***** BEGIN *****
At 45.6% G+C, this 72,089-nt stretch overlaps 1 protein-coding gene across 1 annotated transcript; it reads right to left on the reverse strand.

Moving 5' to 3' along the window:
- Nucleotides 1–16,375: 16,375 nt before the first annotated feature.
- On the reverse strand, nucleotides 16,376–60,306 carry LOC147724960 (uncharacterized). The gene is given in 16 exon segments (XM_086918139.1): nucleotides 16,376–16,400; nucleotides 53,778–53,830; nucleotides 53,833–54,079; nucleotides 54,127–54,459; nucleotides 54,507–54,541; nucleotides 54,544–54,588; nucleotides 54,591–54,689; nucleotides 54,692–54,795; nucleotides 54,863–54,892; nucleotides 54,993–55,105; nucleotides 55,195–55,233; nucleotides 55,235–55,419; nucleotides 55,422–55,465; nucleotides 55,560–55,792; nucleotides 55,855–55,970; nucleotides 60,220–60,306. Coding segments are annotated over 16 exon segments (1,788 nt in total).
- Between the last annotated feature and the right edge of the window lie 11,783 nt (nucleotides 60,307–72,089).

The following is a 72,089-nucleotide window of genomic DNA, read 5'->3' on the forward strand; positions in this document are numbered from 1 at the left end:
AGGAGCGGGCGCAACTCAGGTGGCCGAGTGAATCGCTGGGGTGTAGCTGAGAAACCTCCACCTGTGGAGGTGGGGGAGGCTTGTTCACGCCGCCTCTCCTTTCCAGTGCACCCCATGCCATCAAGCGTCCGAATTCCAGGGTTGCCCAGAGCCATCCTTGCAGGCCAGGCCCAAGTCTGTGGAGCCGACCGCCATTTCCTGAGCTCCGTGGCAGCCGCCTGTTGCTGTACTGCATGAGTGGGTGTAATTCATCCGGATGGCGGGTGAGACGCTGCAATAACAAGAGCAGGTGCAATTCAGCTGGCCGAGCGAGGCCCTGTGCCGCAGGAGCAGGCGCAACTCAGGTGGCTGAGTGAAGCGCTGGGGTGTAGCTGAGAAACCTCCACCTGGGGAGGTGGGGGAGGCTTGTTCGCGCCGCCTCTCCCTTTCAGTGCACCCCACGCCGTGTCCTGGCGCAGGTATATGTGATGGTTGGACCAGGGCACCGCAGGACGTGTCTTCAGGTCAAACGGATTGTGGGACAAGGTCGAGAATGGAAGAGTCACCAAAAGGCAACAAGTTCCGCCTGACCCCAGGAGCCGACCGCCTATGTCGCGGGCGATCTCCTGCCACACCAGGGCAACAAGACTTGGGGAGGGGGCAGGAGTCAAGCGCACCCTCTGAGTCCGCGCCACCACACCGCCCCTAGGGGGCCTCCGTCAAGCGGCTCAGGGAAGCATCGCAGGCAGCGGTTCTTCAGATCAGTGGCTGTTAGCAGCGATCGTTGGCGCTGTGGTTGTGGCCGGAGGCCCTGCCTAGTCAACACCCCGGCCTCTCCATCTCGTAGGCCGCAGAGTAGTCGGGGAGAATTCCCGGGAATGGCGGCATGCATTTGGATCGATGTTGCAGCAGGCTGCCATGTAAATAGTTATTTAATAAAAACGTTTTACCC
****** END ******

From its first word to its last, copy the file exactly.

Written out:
At 45.6% G+C, this 72,089-nt stretch overlaps 1 protein-coding gene across 1 annotated transcript; it reads right to left on the reverse strand.

Moving 5' to 3' along the window:
- Nucleotides 1–16,375: 16,375 nt before the first annotated feature.
- On the reverse strand, nucleotides 16,376–60,306 carry LOC147724960 (uncharacterized). The gene is given in 16 exon segments (XM_086918139.1): nucleotides 16,376–16,400; nucleotides 53,778–53,830; nucleotides 53,833–54,079; nucleotides 54,127–54,459; nucleotides 54,507–54,541; nucleotides 54,544–54,588; nucleotides 54,591–54,689; nucleotides 54,692–54,795; nucleotides 54,863–54,892; nucleotides 54,993–55,105; nucleotides 55,195–55,233; nucleotides 55,235–55,419; nucleotides 55,422–55,465; nucleotides 55,560–55,792; nucleotides 55,855–55,970; nucleotides 60,220–60,306. Coding segments are annotated over 16 exon segments (1,788 nt in total).
- Between the last annotated feature and the right edge of the window lie 11,783 nt (nucleotides 60,307–72,089).

The following is a 72,089-nucleotide window of genomic DNA, read 5'->3' on the forward strand; positions in this document are numbered from 1 at the left end:
AGGAGCGGGCGCAACTCAGGTGGCCGAGTGAATCGCTGGGGTGTAGCTGAGAAACCTCCACCTGTGGAGGTGGGGGAGGCTTGTTCACGCCGCCTCTCCTTTCCAGTGCACCCCATGCCATCAAGCGTCCGAATTCCAGGGTTGCCCAGAGCCATCCTTGCAGGCCAGGCCCAAGTCTGTGGAGCCGACCGCCATTTCCTGAGCTCCGTGGCAGCCGCCTGTTGCTGTACTGCATGAGTGGGTGTAATTCATCCGGATGGCGGGTGAGACGCTGCAATAACAAGAGCAGGTGCAATTCAGCTGGCCGAGCGAGGCCCTGTGCCGCAGGAGCAGGCGCAACTCAGGTGGCTGAGTGAAGCGCTGGGGTGTAGCTGAGAAACCTCCACCTGGGGAGGTGGGGGAGGCTTGTTCGCGCCGCCTCTCCCTTTCAGTGCACCCCACGCCGTGTCCTGGCGCAGGTATATGTGATGGTTGGACCAGGGCACCGCAGGACGTGTCTTCAGGTCAAACGGATTGTGGGACAAGGTCGAGAATGGAAGAGTCACCAAAAGGCAACAAGTTCCGCCTGACCCCAGGAGCCGACCGCCTATGTCGCGGGCGATCTCCTGCCACACCAGGGCAACAAGACTTGGGGAGGGGGCAGGAGTCAAGCGCACCCTCTGAGTCCGCGCCACCACACCGCCCCTAGGGGGCCTCCGTCAAGCGGCTCAGGGAAGCATCGCAGGCAGCGGTTCTTCAGATCAGTGGCTGTTAGCAGCGATCGTTGGCGCTGTGGTTGTGGCCGGAGGCCCTGCCTAGTCAACACCCCGGCCTCTCCATCTCGTAGGCCGCAGAGTAGTCGGGGAGAATTCCCGGGAATGGCGGCATGCATTTGGATCGATGTTGCAGCAGGCTGCCATGTAAATAGTTATTTAATAAAAACGTTTTACCC